As soon as next week, three blocks of Menlo Park's primary downtown thoroughfare, Santa Cruz Avenue, will be closed to allow restaurants and shops to spill onto the street.
The Menlo Park City Council signaled wide support Tuesday night, June 16, for a plan vetted by the city's Chamber of Commerce to close down several blocks of Santa Cruz Avenue — a cluster where a majority of the street's restaurants are located — to allow downtown restaurants greater opportunities to offer outdoor dining and shops the ability to showcase their wares outdoors to enable more social distancing among customers.
The council also voted to streamline the process for other restaurants across the city to offer dining in outdoor areas usually used for parking. Typically, it takes 90 days for businesses to receive an outdoor dining permit, according to city Management Analyst John Passmann.
The three blocks of Santa Cruz Avenue set for closure, running from University Drive to El Camino Real, are from Evelyn Street to southbound Crane Street, from northbound Crane Street to southbound Chestnut Street and from Curtis Street to Doyle Street.
The Chamber of Commerce developed the plan to allow for good vehicle, bike and pedestrian circulation, said chamber President and CEO Fran Dehn in an email to the city. Restaurants that already have outdoor dining space will be allowed to expand into adjoining spaces, and those without it can have the new opportunity to offer outdoor dining, she said.
"It is so important we send this lifeline to our businesses," she added.
Other restaurants that may be downtown but aren't along Santa Cruz Avenue, such as The Refuge, Ristorante Carpaccio and Cafe Del Sol, would have to apply for encroachment permits to offer outdoor seating, but the process would be streamlined.
More than supporting downtown businesses, closing the street is a step for public health, argued Councilman Ray Mueller.
"We're still in a pandemic," he said. "We're looking for a way to make it safe for people to enjoy downtown."
Councilwoman Catherine Carlton proposed public health measures being utilized in Europe to accompany outdoor dining – requiring people to have their temperature taken and mandating restaurants collect a name and phone number for each party so that they can be contacted if someone they were in contact with tests positive for COVID-19.
The measures could prompt greater confidence in the health and safety measures being taken and encourage more people to venture out, she suggested. "Everybody has a right to know that they're not sitting next to someone that has a very high fever that's potentially ill," she added.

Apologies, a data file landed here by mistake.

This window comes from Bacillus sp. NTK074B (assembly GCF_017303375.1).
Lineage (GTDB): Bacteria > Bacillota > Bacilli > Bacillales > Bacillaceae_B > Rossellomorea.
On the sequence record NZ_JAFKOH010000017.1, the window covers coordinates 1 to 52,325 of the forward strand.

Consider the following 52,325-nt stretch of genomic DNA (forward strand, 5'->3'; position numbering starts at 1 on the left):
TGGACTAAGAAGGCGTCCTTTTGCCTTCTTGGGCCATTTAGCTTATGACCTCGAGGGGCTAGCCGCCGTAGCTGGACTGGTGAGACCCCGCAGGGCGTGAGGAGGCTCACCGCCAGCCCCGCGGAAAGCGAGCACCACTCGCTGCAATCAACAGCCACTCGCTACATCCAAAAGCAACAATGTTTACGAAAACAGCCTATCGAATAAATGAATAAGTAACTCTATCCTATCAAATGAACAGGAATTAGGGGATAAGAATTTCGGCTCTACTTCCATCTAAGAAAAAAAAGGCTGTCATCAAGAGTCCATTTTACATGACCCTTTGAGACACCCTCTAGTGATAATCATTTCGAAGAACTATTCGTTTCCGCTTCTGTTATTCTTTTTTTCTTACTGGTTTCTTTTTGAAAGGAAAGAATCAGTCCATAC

Other council members pushed back, arguing that while those aren't bad or onerous public health ideas, they should come from the county public health department. Mandating that restaurants in Menlo Park enforce those policies could be a challenge for restaurant workers and result in unpleasant exchanges with customers, Vice Mayor Drew Combs said.
He added that Santa Cruz Avenue, unlike other areas where shutdowns are being contemplated, is a key transportation thoroughfare, and many people use it for utilitarian trips to the hardware store or pharmacy. For those users of the street, the closures could prove to be a nuisance. But he still supported the measure to support downtown businesses.
Mayor Cecilia Taylor suggested adding hand-washing stations and developing measures to help salons and barber shops offer social distancing.
The pilot program is expected to launch next week. After 45 days, the City Council plans to check in to see how the initiative is going and if any changes should be made.
There is not yet a dedicated budget for the proposal; the city is working on tracking down materials to close the street, and the plan is to make businesses cover material costs for expanding outdoors.
The idea was first publicly suggested months ago by Cafe Zoe owner Kathleen Daly, after which council members Betsy Nash and Mueller worked on a subcommittee to develop the idea.
Nash and Mueller said they'd initially favored closing down the length of Santa Cruz Avenue.
But not all downtown businesses were on board, and the Chamber of Commerce collected input and developed their proposed partial-shutdown compromise.
"We are all operating at 20%, 25%, maybe 35 or 50% if you're lucky," Daly said Tuesday night.
Allowing restaurants to be creative in offering outdoor seating in the coming months could help those restaurants stay alive, she said.
"I encourage the city and everyone to just get behind it for a little while so we can figure out and navigate in our industry how to move forward," she added.
The move follows in the footsteps of many other cities, including neighbors in Palo Alto and Redwood City who are adopting similar programs to support small businesses decimated by the COVID-19 pandemic and enhancing their ability to serve customers more safely.
"All the other cities around us are doing this," Mueller said. "We're not being mavericks. Candidly, we're last."
The council is set to review a resolution and finalize a few more of the initiative's details at its next meeting, tentatively scheduled for Friday, June 19.